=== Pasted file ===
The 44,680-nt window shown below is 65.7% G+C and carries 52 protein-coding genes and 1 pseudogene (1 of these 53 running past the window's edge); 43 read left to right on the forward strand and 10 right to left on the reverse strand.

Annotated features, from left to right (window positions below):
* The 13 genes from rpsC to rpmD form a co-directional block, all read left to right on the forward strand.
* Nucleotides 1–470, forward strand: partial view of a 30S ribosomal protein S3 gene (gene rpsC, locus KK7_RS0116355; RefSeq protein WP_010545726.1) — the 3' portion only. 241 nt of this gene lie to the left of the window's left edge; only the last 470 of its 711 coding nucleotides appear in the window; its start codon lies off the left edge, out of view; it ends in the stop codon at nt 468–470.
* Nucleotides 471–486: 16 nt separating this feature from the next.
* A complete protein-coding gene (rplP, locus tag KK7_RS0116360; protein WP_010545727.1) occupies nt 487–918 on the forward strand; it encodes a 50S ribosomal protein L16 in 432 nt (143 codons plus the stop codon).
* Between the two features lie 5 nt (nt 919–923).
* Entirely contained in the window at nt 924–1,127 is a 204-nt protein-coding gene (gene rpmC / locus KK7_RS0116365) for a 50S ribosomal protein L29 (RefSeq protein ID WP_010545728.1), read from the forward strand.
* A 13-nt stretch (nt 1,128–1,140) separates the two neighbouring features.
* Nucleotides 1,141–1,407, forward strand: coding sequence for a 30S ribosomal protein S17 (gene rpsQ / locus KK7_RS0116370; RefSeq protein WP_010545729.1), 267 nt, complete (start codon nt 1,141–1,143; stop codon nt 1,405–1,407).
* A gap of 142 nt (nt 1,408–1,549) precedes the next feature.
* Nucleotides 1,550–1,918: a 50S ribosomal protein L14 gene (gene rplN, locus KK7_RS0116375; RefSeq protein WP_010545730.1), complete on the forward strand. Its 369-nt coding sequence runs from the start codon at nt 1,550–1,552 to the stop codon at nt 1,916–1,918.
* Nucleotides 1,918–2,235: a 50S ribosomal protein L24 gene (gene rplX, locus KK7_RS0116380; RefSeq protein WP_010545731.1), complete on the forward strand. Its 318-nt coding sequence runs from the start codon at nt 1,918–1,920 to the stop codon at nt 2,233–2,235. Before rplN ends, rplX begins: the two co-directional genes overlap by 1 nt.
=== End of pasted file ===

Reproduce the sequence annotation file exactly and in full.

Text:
The 44,680-nt window shown below is 65.7% G+C and carries 52 protein-coding genes and 1 pseudogene (1 of these 53 running past the window's edge); 43 read left to right on the forward strand and 10 right to left on the reverse strand.

Annotated features, from left to right (window positions below):
* The 13 genes from rpsC to rpmD form a co-directional block, all read left to right on the forward strand.
* Nucleotides 1–470, forward strand: partial view of a 30S ribosomal protein S3 gene (gene rpsC, locus KK7_RS0116355; RefSeq protein WP_010545726.1) — the 3' portion only. 241 nt of this gene lie to the left of the window's left edge; only the last 470 of its 711 coding nucleotides appear in the window; its start codon lies off the left edge, out of view; it ends in the stop codon at nt 468–470.
* Nucleotides 471–486: 16 nt separating this feature from the next.
* A complete protein-coding gene (rplP, locus tag KK7_RS0116360; protein WP_010545727.1) occupies nt 487–918 on the forward strand; it encodes a 50S ribosomal protein L16 in 432 nt (143 codons plus the stop codon).
* Between the two features lie 5 nt (nt 919–923).
* Entirely contained in the window at nt 924–1,127 is a 204-nt protein-coding gene (gene rpmC / locus KK7_RS0116365) for a 50S ribosomal protein L29 (RefSeq protein ID WP_010545728.1), read from the forward strand.
* A 13-nt stretch (nt 1,128–1,140) separates the two neighbouring features.
* Nucleotides 1,141–1,407, forward strand: coding sequence for a 30S ribosomal protein S17 (gene rpsQ / locus KK7_RS0116370; RefSeq protein WP_010545729.1), 267 nt, complete (start codon nt 1,141–1,143; stop codon nt 1,405–1,407).
* A gap of 142 nt (nt 1,408–1,549) precedes the next feature.
* Nucleotides 1,550–1,918: a 50S ribosomal protein L14 gene (gene rplN, locus KK7_RS0116375; RefSeq protein WP_010545730.1), complete on the forward strand. Its 369-nt coding sequence runs from the start codon at nt 1,550–1,552 to the stop codon at nt 1,916–1,918.
* Nucleotides 1,918–2,235: a 50S ribosomal protein L24 gene (gene rplX, locus KK7_RS0116380; RefSeq protein WP_010545731.1), complete on the forward strand. Its 318-nt coding sequence runs from the start codon at nt 1,918–1,920 to the stop codon at nt 2,233–2,235. Before rplN ends, rplX begins: the two co-directional genes overlap by 1 nt.